In the mid-1960s a McCarthyist-type witch-hunt was conducted by the Florida State legislature under state senator Charlie Johns, whose vicious gay search vehicle was dubbed "The Johns Committee." Hundreds of gay academics were fired or driven from the state. A heterosexual reporter for the Orlando Sentinel , critical of the searches, was among the wrongly-smeared casualties of the Johns Committee entrapments, according to reports released in the early 1990's.

Jim Kepner's forthcoming book, Rough News, Daring Views (1950s Pioneer Gay Press Journalism) to be published by The Harrington Park Press in November, also portrays Miami and Miami Beach police as indefatigable homophobic crusaders, freely trampling on the rights of citizens with the full backing of the Herald and other Miami papers. In Kepner's 1956 (April-May) ONE magazine story, the revered gay journalist/archivist wrote: "The Herald also aggravates public passions by goading ambitious or foolish politicians to a full-scale pogrom."

"Miami area gays and lesbians," says George Ferencz, editor of South Florida's largest gay publication, Hotspots, "are still under the gun from Metro area officials and police." Ferencz referred to the recent 7-6 turn-down by the Metro Commissioners of equal protection under the law for those who bond with their own gender.

Bob Kunst, acting through his decades-old organization, The Oral Majority, says that the Miami Metro Commission's "license to discriminate led to the license to murder." Today, the famed and fiery Miami Beach activist, who has been interviewed in scores of newspapers and magazines, told GayToday he would hold a noon press conference at the murder site.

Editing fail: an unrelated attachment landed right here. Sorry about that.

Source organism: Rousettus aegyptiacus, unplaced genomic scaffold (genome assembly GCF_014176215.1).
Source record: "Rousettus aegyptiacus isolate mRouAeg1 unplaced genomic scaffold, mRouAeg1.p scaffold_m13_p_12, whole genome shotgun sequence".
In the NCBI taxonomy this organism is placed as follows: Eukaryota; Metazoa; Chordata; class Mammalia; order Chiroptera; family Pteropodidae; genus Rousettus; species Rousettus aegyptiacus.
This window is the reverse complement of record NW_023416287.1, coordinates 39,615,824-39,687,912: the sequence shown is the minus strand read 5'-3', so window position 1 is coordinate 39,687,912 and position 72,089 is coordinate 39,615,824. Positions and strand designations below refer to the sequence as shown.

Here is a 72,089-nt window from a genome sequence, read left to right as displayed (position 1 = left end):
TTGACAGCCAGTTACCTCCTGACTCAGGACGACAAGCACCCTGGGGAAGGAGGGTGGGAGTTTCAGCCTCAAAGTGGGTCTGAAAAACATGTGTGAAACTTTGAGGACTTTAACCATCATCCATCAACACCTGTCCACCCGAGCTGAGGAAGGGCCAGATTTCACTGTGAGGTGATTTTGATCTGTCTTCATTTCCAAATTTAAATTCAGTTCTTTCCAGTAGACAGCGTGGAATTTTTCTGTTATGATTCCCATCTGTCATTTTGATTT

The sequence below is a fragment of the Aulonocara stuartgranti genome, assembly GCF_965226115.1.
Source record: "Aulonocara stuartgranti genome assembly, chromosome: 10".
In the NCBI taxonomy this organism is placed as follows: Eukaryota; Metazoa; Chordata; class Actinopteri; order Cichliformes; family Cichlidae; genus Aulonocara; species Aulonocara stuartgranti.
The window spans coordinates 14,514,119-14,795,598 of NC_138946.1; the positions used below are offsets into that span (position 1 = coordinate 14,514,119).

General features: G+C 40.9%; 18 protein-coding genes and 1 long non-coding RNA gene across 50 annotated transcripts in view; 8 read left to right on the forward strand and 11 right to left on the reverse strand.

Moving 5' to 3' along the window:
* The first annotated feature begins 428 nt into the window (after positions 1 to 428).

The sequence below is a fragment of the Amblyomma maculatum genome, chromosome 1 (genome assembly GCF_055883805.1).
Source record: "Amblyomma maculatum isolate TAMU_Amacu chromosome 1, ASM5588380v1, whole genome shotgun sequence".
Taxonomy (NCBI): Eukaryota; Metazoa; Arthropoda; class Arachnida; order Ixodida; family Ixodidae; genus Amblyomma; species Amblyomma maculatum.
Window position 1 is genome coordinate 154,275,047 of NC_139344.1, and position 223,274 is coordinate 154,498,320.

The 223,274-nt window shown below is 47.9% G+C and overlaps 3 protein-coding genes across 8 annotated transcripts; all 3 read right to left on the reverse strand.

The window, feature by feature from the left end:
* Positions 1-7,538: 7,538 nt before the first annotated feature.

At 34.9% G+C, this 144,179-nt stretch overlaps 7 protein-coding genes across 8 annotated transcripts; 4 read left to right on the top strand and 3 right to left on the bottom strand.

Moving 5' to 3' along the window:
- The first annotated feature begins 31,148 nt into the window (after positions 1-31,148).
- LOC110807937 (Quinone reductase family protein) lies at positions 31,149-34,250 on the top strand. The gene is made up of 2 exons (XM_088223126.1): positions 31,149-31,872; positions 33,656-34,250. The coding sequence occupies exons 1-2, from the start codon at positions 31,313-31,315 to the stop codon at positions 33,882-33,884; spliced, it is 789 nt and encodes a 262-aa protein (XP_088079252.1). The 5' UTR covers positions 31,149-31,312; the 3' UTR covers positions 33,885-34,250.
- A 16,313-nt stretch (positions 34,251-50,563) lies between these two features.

He intends to press forward with a gay and lesbian campaign to boycott Dade County, saying that Gianni Versace's memory can best be honored by a crusade to eliminate the second-class gay status with which hypocritical area officials, including the Roman Catholic Church, callously and thoughtlessly have tarnished the beloved fashion designer.

"Now, with the international spotlight on them, they turn right around after denying us equality and wax lyrical about Versace, a man whose life, as a member of a minority, was considered not worth granting any equal legal protections to by a majority of the area's bigoted politicians."

Kunst believes that to take the heat off themselves, both police and Dade officials are once again planning and organizing a hate campaign on all levels against the gay and lesbian community. This may include such shenanigans, he implies, as the planting of misleading stories in the media.

Kunst was particularly incensed as he watched Miami's Mayor Penelas falsely claim, on Larry King Live, that his administration had carefully notified the gay community. Indeed, foiled federal promises had been made that would alert three South Florida gay publications about Cunanan's whereabouts, including the Ft. Lauderdale-based Hotspots. Each of these publications now say that the promised calls from lawmen never materialized.

This time, however, Kunst has a measured, perhaps even a temporary sort of praise for the Miami Herald that has long mistreated him. He says he is grateful for the newspaper's expose of police incompetence. GLAAD has also praised the Herald for courteous mention of Versace's long-time comrade, Antonio D'Amico.

"Miami Beach Police have marched in the last two gay and lesbian pride parades too," he said, balancing his criticisms with appreciation.

Kunst will announce that his Oral Majority is taking the lead to see that a national "800" number, a hot-line and rumor line, are established to assist in capturing the murderer.

Finally, says the veteran activist, "the (politicians and police) lies, distortions, misrepresentations, and bigotry all led to this disaster." He is also calling on Miami Beach to secede from Dade County.

"We will only support those politicians, police, businesses, who support gay, bisexual, and heterosexual rights for everyone," Kunst is announcing, "The rest we boycott and will call on the conscience of the world to join us."


CORRECTION: Bob Kunst's quote in yesterday's news article should have read "Why wasn't" (instead of "why was") Cunnanan's stolen truck found June 10, long before Versace's murder?"